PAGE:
When My Family Had to Self-Quarantine, the Syrian Refugees We Once Sponsored Had Our Backs

When the COVID-19 pandemic hit, a family of Syrian refugees we once sponsored showed us kindness and care.

In 2016, I was part of a group that sponsored a family of Syrian refugees. Marwa Ataya and her husband, Salem Ajaj (above), had fled their home country with three young kids in tow. They eventually settled in our hometown of Victoria.

That year, we drove them to doctor’s appointments and helped them find housing, furnish their home and enroll their children in school. We watched proudly as they flourished: their eldest kids started school, and Marwa and her husband opened a grocery store. Over the next few years, we developed a friendship, getting together to celebrate our kids’ birthdays and stopping to chat whenever we shopped at their store.

In March 2020, my family and I travelled to Mexico. When we left Canada, North Americans still weren’t incredibly worried about COVID-19. But the situation changed quickly. We were still abroad when the Canadian Government’s recommendation against travel was released. Upon returning to Victoria, we decided to self-isolate, just to be safe. That meant not leaving the house for 14 days—not even to stock up on groceries.

Partway through our self-quarantine I got a text from Marwa saying she was standing outside our house.

I opened the door to seven big bags of groceries sitting on our porch. Marwa was standing on the sidewalk a safe distance away. She’d brought my family a bunch of staples—meat, sugar, cheese, a big bag of flour—as well middle eastern food like moussaka and some candy for my kid.

I was so moved. I knew she and her husband were working, running a business and taking care of three small kids at home. That they took the time to care for us was incredibly kind. I would have liked to give her a hug, but of course I couldn’t.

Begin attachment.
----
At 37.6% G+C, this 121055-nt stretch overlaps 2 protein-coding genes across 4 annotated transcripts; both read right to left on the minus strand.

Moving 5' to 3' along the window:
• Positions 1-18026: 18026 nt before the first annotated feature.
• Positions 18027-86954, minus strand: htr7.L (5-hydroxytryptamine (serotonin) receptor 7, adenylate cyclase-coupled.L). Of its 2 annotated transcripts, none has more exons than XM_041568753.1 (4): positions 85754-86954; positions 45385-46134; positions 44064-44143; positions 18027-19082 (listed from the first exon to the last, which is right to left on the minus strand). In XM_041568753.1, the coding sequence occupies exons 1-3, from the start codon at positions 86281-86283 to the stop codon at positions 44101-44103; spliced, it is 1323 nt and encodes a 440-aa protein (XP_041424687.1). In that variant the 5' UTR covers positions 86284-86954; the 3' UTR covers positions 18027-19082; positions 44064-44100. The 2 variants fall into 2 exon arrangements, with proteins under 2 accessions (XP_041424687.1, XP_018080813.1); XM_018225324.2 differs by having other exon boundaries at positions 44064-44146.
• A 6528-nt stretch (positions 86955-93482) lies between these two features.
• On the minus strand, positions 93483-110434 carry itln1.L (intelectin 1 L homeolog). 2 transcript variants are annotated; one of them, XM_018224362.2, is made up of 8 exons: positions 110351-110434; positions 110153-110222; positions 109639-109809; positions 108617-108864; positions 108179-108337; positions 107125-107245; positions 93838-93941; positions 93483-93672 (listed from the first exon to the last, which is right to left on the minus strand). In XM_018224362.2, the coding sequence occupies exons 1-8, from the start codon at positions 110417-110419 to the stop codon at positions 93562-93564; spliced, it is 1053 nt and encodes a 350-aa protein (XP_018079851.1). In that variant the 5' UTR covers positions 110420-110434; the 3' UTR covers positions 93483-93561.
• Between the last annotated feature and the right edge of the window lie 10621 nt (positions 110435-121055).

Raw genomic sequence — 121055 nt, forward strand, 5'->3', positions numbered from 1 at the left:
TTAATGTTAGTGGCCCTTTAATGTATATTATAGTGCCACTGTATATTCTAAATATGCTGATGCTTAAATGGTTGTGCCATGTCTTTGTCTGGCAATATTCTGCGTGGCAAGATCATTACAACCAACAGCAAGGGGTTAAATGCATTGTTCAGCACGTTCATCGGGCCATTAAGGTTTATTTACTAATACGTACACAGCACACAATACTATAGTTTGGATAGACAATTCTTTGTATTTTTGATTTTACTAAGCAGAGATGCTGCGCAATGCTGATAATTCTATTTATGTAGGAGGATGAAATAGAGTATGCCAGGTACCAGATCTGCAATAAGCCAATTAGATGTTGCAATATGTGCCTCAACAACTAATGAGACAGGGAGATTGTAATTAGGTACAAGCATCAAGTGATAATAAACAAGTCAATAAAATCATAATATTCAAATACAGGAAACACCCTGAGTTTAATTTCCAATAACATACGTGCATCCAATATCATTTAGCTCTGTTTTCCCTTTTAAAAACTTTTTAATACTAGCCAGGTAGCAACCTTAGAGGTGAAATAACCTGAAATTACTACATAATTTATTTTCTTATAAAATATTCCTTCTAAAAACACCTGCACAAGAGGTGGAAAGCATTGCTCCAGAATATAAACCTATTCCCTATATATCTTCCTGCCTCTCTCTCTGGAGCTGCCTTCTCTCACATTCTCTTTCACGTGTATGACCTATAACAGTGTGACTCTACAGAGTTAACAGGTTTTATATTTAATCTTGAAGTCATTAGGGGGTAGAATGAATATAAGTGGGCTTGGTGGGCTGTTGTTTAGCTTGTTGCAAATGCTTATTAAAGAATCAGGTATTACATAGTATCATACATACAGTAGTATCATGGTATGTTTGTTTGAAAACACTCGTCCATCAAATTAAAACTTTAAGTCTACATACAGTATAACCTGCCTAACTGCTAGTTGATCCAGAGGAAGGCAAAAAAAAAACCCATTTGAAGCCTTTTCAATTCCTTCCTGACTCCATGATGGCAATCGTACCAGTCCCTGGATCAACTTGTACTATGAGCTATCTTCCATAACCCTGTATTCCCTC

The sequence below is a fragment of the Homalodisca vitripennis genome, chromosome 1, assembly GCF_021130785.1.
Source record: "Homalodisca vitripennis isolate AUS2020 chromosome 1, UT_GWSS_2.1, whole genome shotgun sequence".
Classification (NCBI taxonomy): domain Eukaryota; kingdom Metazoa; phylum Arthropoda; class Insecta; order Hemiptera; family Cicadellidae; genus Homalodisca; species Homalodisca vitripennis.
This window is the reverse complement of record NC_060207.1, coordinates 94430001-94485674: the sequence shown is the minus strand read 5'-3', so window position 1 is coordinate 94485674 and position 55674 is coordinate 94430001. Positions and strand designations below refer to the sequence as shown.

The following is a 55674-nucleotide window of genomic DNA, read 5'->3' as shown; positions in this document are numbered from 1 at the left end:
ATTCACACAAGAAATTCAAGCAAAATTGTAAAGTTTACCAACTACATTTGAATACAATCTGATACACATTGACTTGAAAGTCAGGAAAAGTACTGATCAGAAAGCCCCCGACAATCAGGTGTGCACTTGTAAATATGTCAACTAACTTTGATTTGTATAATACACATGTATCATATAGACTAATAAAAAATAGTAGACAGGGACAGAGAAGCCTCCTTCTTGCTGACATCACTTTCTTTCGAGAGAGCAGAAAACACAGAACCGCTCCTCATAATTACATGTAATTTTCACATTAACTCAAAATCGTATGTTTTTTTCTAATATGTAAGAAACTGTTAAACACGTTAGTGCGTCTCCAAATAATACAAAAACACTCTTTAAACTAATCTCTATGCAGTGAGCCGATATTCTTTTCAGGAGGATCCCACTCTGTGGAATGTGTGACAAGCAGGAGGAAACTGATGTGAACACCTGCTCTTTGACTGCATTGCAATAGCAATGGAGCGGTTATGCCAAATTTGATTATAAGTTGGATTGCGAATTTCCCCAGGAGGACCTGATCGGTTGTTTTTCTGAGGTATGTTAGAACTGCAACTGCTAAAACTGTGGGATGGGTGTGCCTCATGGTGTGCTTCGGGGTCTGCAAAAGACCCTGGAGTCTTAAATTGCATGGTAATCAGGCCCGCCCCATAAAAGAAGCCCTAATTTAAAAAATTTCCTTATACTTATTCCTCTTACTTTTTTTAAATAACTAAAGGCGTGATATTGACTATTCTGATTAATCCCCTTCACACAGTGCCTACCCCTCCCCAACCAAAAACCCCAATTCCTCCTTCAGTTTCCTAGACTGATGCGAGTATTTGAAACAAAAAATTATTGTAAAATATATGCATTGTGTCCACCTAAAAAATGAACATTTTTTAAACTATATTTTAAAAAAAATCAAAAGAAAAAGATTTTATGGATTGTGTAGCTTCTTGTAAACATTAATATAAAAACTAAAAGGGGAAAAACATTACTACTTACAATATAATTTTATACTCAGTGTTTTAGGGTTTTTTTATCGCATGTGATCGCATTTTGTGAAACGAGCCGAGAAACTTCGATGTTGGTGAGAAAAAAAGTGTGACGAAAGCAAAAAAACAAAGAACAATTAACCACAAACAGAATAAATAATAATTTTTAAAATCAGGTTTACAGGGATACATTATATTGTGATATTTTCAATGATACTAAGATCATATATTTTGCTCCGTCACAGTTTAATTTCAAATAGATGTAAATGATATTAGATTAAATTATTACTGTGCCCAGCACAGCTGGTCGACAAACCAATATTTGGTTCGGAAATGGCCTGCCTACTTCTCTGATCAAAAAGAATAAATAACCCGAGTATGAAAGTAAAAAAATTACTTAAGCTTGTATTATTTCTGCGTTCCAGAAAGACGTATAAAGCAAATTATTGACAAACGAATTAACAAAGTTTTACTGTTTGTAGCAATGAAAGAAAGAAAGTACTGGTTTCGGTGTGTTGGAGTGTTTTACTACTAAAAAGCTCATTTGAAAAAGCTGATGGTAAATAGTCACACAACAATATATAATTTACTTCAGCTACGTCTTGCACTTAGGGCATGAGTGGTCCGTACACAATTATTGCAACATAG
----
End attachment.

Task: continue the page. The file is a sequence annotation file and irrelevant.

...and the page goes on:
Later, I learned she’d also dropped off groceries for my parents. Given that they’re in their 80s, this was a huge relief. I had been feeling bad that I wasn’t able to do some shopping for them while we isolated. I insisted several times over text that I wanted to pay Marwa back. She wouldn’t have any of it. She just sent me a bunch of shrugging emojis.

I have both fears and hopes about how our world will be changed by COVID-19. I worry that we’ll see an increase in xenophobia, and the tightening of our borders.

But it might also serve as a reminder of how important global connections are. I hope that people will remember how much refugees do for the communities in which they resettle. Canada is a kinder and richer country because of the contributions of newcomers. When this pandemic ends there will be a list of refugees hoping to come to Canada. I hope Canadians will step up and help those people get to safety.

For the time being, I’m bolstered by the support I’ve witnessed in my own community. I’ve seen people online asking for deliveries of essential items like diapers, and watched as others rushed to volunteer to make the drop-offs. The silver lining has been seeing this kind of help and mutual aid.

Have you been touched by an act of kindness during the lockdown? Show your gratitude by nominating someone for a Reader’s Digest Kindness Award.